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Furlough leave: common questions answered

We’ve had a large number of questions regarding the government’s job retention scheme. Our Which? Legal team has answered some of the most common.

In March the government announced a scheme to ‘help employers whose operations have been severely affected by coronavirus to retain their employees and protect the UK economy‘.

Employers can ‘furlough’ their staff and apply for a grant from the government to cover 80% of each person’s usual monthly wage, up to a max of £2,500 a month. 

The Scheme will close to new entrants from 30 June 2020 and is due to come to an end altogether in October 2020.

On 29 May, the Chancellor announced that:

A) From 1 July 2020 furloughed employees will be able to return to work on a part-time basis. Employees will be entitled to be paid in full for days worked. The employer can claim under the scheme for days not worked (subject to the relevant salary cap).

B) From 1 August 2020, employers will be required to pay the following contributions towards furloughed employees’ furlough pay:

August: the employer national insurance contributions and employer pension contributions on the furlough pay.

September: 10% of employees’ 80% furlough pay. Recoverable furlough pay will be capped at £2,187.50.

October: 20% of employees’ 80% furlough pay. Recoverable furlough pay will be capped at £1,875.

As furloughed employees can return to work on a part-time basis from 1 August, the new caps will be proportional to the hours not worked.

The Scheme applies to anyone who is furloughed “by reason of circumstances as a result of coronavirus or coronavirus disease”. An employer cannot apply for a grant if to do so would be “abusive or is otherwise contrary to the exceptional purpose” of the Scheme.

Guidance on the scheme is continually being updated, but the team here at Which? Legal has done its best to answer some of the most common questions we’ve seen so far.

Read all the latest COVID-19 news and advice on our dedicated hub

Who’s eligible for the furlough scheme?

Any employer within the UK will be able to claim, but they can only furlough staff that were on their PAYE payroll on or before 19 March 2020. This includes staff on ‘zero-hours’, fixed-term or temporary contracts.  

Anyone who “stopped working” on or after 28 February 2020 but before 19 March can be furloughed if they are re-engaged by their former employer. However, there is no obligation on their employer to do so.

People hired after 19 March 2020 cannot be furloughed. 

Both the employer and the individual must agree to them being furloughed in writing (e.g. an email).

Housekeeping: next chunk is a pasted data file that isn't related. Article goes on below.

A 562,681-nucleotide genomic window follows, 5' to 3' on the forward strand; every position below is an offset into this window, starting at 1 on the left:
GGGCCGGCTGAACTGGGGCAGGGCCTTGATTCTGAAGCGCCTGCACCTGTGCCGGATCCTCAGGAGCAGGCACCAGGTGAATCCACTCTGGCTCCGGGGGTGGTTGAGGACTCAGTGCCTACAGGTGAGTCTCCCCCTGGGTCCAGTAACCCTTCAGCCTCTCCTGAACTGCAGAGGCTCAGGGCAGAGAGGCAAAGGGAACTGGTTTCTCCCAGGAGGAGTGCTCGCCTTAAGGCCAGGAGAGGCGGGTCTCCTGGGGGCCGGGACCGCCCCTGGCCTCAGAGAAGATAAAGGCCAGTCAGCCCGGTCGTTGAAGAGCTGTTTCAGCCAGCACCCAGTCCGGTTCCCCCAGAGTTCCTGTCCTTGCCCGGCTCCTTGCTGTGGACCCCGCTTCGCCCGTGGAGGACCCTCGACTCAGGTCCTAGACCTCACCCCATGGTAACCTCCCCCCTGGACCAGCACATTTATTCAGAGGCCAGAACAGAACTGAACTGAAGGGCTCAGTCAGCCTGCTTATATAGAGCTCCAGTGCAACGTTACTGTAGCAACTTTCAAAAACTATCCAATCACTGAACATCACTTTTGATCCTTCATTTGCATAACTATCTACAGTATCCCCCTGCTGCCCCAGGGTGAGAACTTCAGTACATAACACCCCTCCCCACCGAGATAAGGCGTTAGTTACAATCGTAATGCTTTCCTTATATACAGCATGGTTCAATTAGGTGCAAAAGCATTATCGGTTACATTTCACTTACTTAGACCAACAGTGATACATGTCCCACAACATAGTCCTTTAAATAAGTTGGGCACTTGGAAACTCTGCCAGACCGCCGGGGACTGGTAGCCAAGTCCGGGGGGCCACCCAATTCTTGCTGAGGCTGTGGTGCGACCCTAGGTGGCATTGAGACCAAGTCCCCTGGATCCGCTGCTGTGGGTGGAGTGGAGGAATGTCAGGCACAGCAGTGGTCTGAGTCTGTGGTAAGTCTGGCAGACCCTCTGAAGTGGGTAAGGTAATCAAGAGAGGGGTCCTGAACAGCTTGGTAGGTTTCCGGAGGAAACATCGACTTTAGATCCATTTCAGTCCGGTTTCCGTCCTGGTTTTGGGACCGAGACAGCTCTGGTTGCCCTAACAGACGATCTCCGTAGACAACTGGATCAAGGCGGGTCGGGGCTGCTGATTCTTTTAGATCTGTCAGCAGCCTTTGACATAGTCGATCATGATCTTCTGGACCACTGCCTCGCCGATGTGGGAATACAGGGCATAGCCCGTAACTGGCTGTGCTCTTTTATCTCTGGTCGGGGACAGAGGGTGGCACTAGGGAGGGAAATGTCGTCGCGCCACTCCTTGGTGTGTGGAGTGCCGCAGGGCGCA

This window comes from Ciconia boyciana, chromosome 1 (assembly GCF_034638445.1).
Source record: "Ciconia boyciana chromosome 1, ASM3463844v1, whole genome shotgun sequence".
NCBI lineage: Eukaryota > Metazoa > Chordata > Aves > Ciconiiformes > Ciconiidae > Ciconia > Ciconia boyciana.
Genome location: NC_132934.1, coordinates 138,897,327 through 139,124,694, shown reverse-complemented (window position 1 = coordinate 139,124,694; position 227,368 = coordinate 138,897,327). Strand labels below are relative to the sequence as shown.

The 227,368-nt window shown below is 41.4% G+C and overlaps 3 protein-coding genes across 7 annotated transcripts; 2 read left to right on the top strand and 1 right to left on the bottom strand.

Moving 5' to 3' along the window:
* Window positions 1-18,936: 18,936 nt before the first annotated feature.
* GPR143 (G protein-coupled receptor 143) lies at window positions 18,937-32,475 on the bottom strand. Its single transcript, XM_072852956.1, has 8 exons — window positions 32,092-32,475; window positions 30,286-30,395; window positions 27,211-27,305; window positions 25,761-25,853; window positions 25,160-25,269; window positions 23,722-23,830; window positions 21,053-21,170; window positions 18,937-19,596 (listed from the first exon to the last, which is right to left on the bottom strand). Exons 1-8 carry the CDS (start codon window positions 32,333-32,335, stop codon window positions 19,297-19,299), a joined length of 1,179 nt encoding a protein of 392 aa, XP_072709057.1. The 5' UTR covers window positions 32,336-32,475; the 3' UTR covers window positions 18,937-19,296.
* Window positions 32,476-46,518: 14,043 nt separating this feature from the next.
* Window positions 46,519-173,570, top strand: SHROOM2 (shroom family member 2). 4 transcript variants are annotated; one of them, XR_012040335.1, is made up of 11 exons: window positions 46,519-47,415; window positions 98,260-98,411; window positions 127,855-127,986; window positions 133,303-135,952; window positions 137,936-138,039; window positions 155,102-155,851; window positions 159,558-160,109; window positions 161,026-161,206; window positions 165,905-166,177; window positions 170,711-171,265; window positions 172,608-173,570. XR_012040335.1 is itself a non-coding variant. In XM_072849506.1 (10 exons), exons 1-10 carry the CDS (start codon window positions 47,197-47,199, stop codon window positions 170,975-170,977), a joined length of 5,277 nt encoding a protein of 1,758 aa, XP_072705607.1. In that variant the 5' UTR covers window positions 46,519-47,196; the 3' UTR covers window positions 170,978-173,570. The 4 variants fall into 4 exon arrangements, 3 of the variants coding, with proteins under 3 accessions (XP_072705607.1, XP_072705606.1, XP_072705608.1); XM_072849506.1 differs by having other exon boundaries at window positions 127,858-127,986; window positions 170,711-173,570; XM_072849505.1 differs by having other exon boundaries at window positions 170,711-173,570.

The scheme does not apply to the self-employed – they may qualify for support under the Self-employment Income Support Scheme.

Can you ask to be furloughed?

Yes, but – ultimately – it is the employer’s decision as to which staff it furloughs. 

Can you still undertake work whilst you are furloughed?

You cannot do any work for any employer that has furloughed you, but you can undertake training.  

You can work for another employer (providing your contract of employment does not prevent you from doing so, or your employer consents). However, you cannot work for any business that is associated with or linked to your employer. 

You can do volunteer work, providing it is not for your employer. 

Can you be furloughed more than once?

Yes, multiple times, providing each furlough period lasts at least three weeks.

If you have jobs with different employers, you can be furloughed from one or both jobs.

Can you be furloughed if you’re off sick?

If you have not already been furloughed but you are off work and you are receiving SSP, you cannot be furloughed until that period of absence has ended. 

Only then can you be furloughed. The Guidance suggests that if someone becomes sick whilst on furlough it is up to their employer as to whether they keep them furloughed, or put them onto sick leave. 

Can your employer still make you redundant?

Yes it can – either whilst you are furloughed or afterwards. Being furloughed does not affect your normal redundancy rights. 

What are the alternatives to furlough leave?

Your employer could ask you to take a temporary (or permanent) pay cut and/or reduce your working hours.

Your employer could also ask you to stop working for a while (a ‘temporary lay-off’), or work fewer hours (‘short-time working’). However, they would need either your agreement or a contractual right to do so.